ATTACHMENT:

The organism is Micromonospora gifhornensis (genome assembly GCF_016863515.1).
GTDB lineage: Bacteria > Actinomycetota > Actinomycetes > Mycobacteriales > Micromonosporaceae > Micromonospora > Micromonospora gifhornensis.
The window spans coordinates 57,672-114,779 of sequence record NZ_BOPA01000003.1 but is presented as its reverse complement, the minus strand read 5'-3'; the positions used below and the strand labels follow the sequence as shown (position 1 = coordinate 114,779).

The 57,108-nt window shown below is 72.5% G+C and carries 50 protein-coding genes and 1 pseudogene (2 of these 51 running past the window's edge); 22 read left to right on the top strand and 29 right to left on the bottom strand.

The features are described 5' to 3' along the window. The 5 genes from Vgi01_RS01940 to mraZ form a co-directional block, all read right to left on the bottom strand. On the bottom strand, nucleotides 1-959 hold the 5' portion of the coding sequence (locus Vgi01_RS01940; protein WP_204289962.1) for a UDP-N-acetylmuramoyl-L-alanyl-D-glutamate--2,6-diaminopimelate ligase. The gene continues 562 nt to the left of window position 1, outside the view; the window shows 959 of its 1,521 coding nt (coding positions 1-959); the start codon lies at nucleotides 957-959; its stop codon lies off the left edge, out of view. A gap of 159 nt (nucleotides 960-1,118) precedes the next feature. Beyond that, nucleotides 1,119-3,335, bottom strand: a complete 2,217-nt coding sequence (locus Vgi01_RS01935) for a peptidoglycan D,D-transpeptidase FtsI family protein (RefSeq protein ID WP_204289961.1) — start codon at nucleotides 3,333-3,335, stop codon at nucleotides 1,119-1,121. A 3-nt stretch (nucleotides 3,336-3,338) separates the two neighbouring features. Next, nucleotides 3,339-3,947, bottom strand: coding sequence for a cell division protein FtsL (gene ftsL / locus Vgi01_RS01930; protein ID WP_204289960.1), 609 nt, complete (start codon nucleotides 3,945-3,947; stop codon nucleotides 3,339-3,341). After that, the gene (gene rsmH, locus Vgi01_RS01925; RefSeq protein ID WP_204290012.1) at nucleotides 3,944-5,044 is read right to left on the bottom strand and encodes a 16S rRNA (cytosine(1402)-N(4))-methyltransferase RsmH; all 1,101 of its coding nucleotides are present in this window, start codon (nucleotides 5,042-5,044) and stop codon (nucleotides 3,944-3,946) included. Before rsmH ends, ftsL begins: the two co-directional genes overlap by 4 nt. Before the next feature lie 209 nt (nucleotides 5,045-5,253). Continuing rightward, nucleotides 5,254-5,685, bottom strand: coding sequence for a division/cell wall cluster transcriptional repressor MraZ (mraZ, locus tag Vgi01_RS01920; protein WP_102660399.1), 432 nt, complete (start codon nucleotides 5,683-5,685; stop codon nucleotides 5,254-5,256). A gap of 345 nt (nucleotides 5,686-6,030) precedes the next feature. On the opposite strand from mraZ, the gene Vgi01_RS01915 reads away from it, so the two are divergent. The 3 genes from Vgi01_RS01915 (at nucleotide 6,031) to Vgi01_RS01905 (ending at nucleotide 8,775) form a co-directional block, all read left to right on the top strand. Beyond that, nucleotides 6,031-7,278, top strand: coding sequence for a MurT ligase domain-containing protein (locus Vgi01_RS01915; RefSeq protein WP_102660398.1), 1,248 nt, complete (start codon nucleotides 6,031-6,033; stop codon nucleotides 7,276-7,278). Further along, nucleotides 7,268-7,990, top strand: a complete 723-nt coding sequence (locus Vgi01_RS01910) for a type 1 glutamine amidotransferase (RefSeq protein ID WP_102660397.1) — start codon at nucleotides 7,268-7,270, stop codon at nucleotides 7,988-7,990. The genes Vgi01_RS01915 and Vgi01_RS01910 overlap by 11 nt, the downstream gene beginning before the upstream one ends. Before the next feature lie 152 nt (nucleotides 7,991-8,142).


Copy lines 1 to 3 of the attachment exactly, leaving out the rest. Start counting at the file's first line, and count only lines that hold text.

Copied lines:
The organism is Micromonospora gifhornensis (genome assembly GCF_016863515.1).
GTDB lineage: Bacteria > Actinomycetota > Actinomycetes > Mycobacteriales > Micromonosporaceae > Micromonospora > Micromonospora gifhornensis.
The window spans coordinates 57,672-114,779 of sequence record NZ_BOPA01000003.1 but is presented as its reverse complement, the minus strand read 5'-3'; the positions used below and the strand labels follow the sequence as shown (position 1 = coordinate 114,779).